ADHD Adolescents and Driving
License suspended Speeding violations Other traffic violations Accidents Fault Injuries More damage

0
Barkley RA, et al. Pediatrics. 1993;92:212-218. Cox D, et al. J Nerv Ment Dis. 2000;188;230-234. Barkley RA, et al. Pediatrics. 1996;98:1089-1095. Murphy K, Barkley RA. Comp Psychiatry. 1996;37:393-401.

2

4

6

8

Increased likelihood of outcome compared with age-matched controls

ADHD: Risk of Substance Abuse
Sharp rise in Substance Abuse between mid-adolescence and adulthood
60% 50% 40% 30% 20% 10% 0% Youth Adults 15% 27% 15% 55% Control ADHD

Biederman J, et al. J Am Acad Child Adolesc Psychiatry. 1997;36:21-29. Biederman J, et al. Am J Psychiatry. 1995;152:1652-1658. Wilens TE, et al. J Nerv Ment Disord. 1997;185:475-482.

Percent Increase in Risk

5

Sexual Behavior

Casual sex past year Casual sex + infrequent condom use >4 sex partners (lifetime) Pregnancy

P = 0.01 P = 0.02

P <0.001 P <0.001
0 10 20 30 40 50 60 70

Participants (%)

Control (n = 111)

ADHD (n = 175)

Young men (aged 18–26) with and without childhood ADHD; self-reports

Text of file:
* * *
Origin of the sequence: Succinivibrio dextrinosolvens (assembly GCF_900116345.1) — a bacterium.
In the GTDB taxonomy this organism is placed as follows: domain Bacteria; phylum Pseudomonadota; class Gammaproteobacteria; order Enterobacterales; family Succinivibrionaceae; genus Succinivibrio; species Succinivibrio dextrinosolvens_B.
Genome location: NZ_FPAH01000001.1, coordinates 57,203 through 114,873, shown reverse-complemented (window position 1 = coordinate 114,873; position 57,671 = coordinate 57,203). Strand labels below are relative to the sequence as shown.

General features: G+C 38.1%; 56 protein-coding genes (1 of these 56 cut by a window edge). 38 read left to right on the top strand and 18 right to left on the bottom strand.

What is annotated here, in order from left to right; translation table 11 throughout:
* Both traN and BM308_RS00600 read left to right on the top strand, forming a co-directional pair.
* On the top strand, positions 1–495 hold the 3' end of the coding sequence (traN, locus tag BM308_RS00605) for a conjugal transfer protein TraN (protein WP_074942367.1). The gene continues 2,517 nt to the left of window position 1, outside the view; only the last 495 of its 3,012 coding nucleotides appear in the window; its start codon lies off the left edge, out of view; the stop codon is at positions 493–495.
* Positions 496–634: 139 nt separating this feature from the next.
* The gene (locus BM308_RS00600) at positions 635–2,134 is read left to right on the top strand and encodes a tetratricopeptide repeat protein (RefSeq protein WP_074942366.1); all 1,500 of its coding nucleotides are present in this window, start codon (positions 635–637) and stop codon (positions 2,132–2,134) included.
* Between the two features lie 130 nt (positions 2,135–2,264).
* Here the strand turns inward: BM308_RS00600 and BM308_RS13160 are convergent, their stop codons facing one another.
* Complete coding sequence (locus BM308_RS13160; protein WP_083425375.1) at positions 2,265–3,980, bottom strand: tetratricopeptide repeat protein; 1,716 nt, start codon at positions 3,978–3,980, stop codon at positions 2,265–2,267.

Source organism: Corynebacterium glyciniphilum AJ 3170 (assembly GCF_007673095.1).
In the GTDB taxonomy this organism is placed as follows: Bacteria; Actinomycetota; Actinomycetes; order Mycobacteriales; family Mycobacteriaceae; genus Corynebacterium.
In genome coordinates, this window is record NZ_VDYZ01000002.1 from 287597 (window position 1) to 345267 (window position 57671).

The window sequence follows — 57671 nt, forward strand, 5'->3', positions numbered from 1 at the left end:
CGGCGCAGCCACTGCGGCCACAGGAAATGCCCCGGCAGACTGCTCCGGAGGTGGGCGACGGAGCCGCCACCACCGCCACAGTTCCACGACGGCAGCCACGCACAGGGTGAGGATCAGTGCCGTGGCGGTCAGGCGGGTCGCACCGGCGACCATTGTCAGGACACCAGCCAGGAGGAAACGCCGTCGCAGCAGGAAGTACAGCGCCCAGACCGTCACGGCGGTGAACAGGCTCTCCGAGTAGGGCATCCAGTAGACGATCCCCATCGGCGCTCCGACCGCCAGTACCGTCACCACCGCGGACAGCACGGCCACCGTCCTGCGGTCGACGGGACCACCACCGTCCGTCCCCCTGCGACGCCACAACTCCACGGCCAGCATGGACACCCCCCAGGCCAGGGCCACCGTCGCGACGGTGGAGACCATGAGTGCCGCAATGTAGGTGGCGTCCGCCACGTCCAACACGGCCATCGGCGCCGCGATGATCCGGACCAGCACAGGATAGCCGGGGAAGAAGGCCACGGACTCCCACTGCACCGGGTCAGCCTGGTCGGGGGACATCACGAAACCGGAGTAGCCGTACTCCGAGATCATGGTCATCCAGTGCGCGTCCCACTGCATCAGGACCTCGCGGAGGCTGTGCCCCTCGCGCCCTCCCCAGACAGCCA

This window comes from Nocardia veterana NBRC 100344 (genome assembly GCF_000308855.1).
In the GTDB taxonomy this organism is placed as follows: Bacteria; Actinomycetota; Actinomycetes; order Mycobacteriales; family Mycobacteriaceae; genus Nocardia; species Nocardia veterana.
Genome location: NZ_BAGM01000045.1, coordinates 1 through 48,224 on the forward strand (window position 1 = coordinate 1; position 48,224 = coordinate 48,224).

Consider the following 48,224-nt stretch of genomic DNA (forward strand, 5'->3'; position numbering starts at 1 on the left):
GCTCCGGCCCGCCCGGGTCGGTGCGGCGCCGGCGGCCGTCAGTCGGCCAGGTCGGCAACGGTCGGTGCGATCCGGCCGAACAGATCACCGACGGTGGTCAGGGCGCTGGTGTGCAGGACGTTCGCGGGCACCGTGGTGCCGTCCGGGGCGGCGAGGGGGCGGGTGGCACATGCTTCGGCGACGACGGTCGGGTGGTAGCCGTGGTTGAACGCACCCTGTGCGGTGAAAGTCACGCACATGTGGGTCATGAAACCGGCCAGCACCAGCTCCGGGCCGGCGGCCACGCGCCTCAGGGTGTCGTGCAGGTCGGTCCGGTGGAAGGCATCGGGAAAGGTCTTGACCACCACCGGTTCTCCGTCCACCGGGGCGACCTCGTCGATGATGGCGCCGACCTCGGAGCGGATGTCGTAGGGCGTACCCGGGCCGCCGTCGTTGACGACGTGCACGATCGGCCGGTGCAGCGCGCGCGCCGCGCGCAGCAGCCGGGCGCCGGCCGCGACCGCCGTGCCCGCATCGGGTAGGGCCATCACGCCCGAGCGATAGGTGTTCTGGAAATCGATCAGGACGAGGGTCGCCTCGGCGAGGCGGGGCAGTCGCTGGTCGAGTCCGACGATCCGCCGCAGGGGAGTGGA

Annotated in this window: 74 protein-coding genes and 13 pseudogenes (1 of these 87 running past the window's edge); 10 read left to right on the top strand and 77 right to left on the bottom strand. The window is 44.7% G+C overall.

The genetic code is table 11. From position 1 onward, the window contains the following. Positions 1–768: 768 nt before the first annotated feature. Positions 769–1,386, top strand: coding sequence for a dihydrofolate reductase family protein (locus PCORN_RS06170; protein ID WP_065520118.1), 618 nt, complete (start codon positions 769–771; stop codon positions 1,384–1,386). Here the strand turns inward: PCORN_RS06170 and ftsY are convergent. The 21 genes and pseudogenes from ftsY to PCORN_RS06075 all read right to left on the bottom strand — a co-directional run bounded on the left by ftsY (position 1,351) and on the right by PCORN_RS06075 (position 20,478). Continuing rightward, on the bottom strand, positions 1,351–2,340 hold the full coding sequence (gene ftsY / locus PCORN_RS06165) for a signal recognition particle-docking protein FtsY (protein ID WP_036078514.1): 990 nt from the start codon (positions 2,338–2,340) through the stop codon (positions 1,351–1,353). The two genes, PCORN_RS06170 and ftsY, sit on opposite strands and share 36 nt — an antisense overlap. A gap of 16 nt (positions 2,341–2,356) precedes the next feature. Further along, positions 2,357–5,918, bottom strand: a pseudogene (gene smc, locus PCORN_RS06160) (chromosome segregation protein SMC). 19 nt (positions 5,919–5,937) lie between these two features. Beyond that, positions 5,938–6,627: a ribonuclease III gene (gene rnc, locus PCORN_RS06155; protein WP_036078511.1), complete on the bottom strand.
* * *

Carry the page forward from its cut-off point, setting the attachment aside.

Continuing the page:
Flory K, et al. J Clin Child Adolesc Psychology. 2006;35:571-577.

Criminality
100
P <0.001

80

P = 0.001

ADHD

Control

Participants (%)

60
P <0.001 P = 0.005

P = 0.019 P <0.001 P = 0.025 P = 0.006

40

20

0
Stolen property Assault with fists Assault with weapon Carried concealed weapon Ever arrested Arrested Misdemeanor Felony arrest twice or more arrest

ADHD: n = 147; 87% Male; mean age = 21.1 Control: n = 73; 92% Male; mean age = 20.5
Barkley RA, et al. J Child Psychol Psychiatry 2004;45:195-211.

Neurobiology of ADHD
• • • • • • Smaller frontal lobes, basal ganglia, cerebellar vermus Delay in white matter/frontal tract maturation Abnormal PET and fMRI studies (multiple) Abnormal DAT binding Abnormal dopamine transmission Genetic studies (multiple)
– Twin > 0.80 concordance – Candidate genes (D4, D2, DAT, SNAP, 5HT)
PET: Positron Emission Tomography; fMRI: Functional magnetic resonance imaging; DAT: Dopamine transporter; SNAP: Snitroso-N-acetylpenicillamine; 5HT: 5-hydroxytryptamine
Faraone SV, et al. Am J Psych 1999;156:768-70. Zametkin AJ, Liotta W. J Clin Psych 1998;59 Suppl 7:17-23. Ernst M, et al. Am J Psychiatry. 1999;156:1209-15. Casetellanos FX, et al. JAMA 2002;288:1740-8. Faraone SV, et al. Biol Psychiatry. 2005;57:1313-23.

6

Treatment Considerations in Adolescents with ADHD
• • • • • • • • Psychoeducation Educational intervention/remediation Counseling Supportive problem-directed therapy Cognitive/behavioral intervention Coaching Family therapy Medication

Wolraich et al. Pediatrics 2005:115:1734-46.

Treatment Considerations for Adolescents With ADHD
Adolescents are neither children nor adults • Adolescents often need to feel “in control” of condition and treatment